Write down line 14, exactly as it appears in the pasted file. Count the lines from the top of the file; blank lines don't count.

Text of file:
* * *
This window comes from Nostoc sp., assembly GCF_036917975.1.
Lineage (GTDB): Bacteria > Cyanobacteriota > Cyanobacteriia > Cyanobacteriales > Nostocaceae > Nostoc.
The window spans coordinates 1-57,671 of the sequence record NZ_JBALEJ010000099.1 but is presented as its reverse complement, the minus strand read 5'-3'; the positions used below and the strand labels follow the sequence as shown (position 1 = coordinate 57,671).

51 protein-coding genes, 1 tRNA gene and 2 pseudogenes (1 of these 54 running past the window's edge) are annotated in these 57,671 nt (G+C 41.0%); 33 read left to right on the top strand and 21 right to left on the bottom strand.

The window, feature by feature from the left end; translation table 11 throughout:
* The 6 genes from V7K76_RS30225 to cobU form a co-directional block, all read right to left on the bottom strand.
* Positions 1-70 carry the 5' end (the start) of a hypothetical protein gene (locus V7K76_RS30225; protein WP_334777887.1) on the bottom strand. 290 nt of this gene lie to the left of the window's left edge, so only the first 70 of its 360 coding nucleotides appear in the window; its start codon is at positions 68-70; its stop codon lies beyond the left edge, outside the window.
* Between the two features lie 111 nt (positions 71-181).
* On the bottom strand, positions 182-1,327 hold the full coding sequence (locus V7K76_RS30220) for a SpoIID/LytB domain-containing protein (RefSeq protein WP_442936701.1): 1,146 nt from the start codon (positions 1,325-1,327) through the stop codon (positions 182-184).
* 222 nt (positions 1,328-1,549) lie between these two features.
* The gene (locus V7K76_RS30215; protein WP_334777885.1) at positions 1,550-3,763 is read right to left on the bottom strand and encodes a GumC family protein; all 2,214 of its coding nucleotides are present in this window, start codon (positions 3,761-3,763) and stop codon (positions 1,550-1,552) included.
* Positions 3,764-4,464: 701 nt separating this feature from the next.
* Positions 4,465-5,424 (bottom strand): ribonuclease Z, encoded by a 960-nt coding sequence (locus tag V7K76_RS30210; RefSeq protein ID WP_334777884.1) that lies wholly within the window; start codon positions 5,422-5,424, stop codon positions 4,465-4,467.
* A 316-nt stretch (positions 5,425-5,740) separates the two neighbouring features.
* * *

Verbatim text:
* A 316-nt stretch (positions 5,425-5,740) separates the two neighbouring features.